When you are fighting for custody of your child, you need all the evidence you can gather to demonstrate that you are the parent who should be awarded custody. If you’re seeking full custody of your child because your ex-partner has a drug problem, requesting a drug test can give you the evidence you need to gain full custody. Requesting a drug test in a child custody case can be the best way to keep your child out of situations that could be dangerous and harmful.

The court’s primary concern is the best interest of the child. The court wants to know if there is any cause to suspect that a parent may negatively impact the child’s best interest. The court considers the child’s safety a significant factor when deciding custody and time-sharing arrangements, and drug use can create an unsafe and unstable home environment. 

If you suspect that your child’s other parent is using drugs, tell your Bergen County child custody lawyer your suspicions immediately. Then, your attorney can request the court to order drug testing in your case.

How Do You Obtain a Court Order Requiring Drugs Tests in a Child Custody Case?

It is your duty to protect your child. Unfortunately, you may need to protect your child from their other parent. If you suspect that your child’s other parent is using drugs, your attorney may file a motion requesting drug tests. 

The court may order one or both parents to undergo drug tests in New Jersey child custody matters. Depending on the circumstances and the judge’s preference, the judge may order hair, urine, or blood tests for drug detection. Hair drug tests generally are the best way to show long-term drug use.

Before a judge orders a drug test for either parent, the court schedules a hearing. Judges do not order drug tests just because one parent accuses the other parent of drug use. Instead, both sides can argue for or against testing for drug abuse. 

A criminal record showing past drug abuse can be used to argue for drug testing. In addition, statements from eyewitnesses, text messages, voice messages, social media posts, and photographs indicating drug use can be used as evidence to convince a judge. Beware that if your ex-partner accuses you of drug use, the court may order drug testing for both parties to resolve the matter and protect the child’s best interest.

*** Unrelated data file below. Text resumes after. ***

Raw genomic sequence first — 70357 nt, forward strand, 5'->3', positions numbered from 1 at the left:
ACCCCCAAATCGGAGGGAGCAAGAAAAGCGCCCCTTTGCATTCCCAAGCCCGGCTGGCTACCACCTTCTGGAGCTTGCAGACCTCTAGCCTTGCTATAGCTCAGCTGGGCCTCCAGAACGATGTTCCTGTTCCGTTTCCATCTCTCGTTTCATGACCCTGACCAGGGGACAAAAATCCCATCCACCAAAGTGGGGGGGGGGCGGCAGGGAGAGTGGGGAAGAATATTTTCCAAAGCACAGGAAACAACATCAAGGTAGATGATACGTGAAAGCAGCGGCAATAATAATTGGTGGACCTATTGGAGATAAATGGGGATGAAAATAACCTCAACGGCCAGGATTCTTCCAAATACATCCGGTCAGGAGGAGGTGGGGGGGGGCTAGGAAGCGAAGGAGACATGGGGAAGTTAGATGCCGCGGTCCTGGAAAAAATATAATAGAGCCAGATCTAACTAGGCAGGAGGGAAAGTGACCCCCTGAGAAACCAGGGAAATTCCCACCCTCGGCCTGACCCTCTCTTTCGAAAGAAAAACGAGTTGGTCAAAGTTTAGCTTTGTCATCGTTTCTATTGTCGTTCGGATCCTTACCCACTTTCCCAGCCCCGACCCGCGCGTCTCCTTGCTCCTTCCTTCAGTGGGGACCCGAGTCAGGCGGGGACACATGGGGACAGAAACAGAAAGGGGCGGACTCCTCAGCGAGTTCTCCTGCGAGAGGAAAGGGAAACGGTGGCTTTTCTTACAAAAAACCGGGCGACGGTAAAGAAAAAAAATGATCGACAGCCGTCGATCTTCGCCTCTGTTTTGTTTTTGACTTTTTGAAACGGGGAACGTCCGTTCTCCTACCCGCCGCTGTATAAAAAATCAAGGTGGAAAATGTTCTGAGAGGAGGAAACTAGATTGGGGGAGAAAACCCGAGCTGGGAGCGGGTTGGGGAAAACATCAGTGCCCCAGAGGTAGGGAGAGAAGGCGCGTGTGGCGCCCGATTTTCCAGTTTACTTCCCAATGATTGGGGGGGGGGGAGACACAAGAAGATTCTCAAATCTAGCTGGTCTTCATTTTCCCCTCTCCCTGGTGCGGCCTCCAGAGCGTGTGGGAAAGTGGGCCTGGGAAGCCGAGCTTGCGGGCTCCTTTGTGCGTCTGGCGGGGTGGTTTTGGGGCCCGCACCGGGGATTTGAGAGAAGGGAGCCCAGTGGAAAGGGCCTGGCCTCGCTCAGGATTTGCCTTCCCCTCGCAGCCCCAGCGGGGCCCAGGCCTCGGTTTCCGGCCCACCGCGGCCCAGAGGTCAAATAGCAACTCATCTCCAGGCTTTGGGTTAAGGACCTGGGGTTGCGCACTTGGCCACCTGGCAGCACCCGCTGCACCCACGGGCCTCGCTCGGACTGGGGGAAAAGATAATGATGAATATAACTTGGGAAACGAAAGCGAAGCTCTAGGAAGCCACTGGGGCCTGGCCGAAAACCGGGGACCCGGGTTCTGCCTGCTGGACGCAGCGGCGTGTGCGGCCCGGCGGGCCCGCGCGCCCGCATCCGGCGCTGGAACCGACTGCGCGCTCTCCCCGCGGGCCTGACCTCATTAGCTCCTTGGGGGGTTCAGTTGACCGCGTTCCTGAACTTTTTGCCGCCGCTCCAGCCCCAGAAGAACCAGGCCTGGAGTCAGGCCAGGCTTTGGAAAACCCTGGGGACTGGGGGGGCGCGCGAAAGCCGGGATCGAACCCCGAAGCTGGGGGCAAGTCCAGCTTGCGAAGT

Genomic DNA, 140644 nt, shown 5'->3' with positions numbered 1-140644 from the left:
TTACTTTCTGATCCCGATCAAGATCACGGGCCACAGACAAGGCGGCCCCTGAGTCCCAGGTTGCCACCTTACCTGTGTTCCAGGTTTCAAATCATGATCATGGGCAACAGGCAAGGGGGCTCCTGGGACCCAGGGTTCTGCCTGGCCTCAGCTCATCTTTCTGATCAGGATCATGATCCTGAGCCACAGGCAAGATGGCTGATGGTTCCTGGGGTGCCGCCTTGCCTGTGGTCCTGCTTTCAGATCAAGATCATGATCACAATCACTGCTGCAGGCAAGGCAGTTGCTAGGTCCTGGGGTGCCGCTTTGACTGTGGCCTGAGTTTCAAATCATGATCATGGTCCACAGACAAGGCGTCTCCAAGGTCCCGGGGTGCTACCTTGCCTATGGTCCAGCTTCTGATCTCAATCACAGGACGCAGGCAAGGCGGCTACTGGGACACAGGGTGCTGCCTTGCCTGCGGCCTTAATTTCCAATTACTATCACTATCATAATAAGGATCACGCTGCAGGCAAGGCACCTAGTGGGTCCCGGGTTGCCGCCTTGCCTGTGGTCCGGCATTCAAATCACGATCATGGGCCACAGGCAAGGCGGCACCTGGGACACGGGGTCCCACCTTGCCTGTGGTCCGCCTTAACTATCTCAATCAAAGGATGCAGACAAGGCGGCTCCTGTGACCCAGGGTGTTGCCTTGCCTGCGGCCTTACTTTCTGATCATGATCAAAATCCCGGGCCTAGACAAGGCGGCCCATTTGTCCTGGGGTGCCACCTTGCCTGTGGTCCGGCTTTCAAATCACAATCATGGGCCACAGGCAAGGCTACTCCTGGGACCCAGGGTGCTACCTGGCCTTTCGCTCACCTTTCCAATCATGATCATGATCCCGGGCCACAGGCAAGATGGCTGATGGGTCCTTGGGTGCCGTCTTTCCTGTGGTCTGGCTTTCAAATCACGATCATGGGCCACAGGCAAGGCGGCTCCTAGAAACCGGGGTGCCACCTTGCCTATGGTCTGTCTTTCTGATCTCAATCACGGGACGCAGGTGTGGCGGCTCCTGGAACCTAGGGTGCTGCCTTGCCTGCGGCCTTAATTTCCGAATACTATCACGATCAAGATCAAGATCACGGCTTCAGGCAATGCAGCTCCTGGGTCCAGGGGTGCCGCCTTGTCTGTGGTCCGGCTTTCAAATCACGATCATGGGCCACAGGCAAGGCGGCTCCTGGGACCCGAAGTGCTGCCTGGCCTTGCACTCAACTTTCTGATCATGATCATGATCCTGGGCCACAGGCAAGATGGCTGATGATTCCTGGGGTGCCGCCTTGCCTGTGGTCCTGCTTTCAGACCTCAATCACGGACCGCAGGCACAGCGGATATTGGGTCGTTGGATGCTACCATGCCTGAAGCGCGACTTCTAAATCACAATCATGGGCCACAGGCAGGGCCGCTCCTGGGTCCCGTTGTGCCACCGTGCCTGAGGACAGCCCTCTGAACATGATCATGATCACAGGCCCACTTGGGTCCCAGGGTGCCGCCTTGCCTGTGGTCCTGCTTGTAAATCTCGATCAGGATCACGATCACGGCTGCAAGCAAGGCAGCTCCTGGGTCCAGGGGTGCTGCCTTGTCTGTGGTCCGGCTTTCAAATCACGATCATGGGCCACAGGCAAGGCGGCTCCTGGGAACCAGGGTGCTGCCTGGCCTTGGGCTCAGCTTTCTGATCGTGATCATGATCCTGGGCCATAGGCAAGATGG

What Happens After the Drug Test in a Child Custody Case?

If your child’s other parent passes the drug test, they will likely use the results as “evidence” that you are being vindictive and will do anything to gain full custody. The judge is not likely to believe future accusations you make related to drug use. The judge may question your credibility with other issues because your drug accusations were unfounded. 

It is important to discuss the pros and cons of requesting a drug test with your lawyer. For example, it may be best to only demand drug testing when you have credible evidence of drug use.

If your child’s other parent fails a court-ordered drug test, the court may grant you sole custody of your child. However, the court’s decision depends on several factors, such as the type and amount of drugs found in the person’s system and duration of drug use. 

The court may decide to allow the parent to enter a drug treatment facility or attend a drug treatment program. Courts prefer to keep both parents in the child’s life whenever possible. Therefore, the judge may postpone the child custody hearing for several months to determine if the parent can overcome their drug problem.

Even if the parent completes drug treatment, the fact that the parent abused drugs factors into the judge’s custody decision. The judge may order supervised visitation. Judges always weigh the child’s best interest in every custody decision. The child’s best interest is the highest priority. 

Can a Parent Petition to Remove Child Custody Restrictions 

Judges generally do not change custody arrangements unless there is a substantial change in circumstances. If a parent tested positive for drugs and the judge restricted custody and visitation based on drug use, the parent could obtain custody rights and visitation in the future.

However, the petitioning parent has the burden of proving a change in circumstances. Therefore, the parent would need to prove to the court that the parent no longer uses drugs and has been drug-free for a substantial period. 

Evidence that can be used to prove a change in circumstances includes:

  • The parent passed random drug tests for over a year
  • The parent completed a drug treatment program
  • The parent is a member of Drug Addicts Anonymous and attends regular meetings

Regardless of which side you are on in this dispute, it is essential to seek legal advice from an experienced New Jersey child custody lawyer.

Contact the Bergen County Family and Divorce Law Firm of Arons & Solomon Divorce Lawyers for more help

Contact the experienced family attorneys at Arons & Solomon Divorce Lawyers today for legal assistance. Visit our law office in Bergen County or give us a call at (201) 487-1199 to schedule an appointment. to schedule a free consultation with our team.

Bergen County Law Office
1 University Plaza Dr #400,
Hackensack, NJ 07601, United States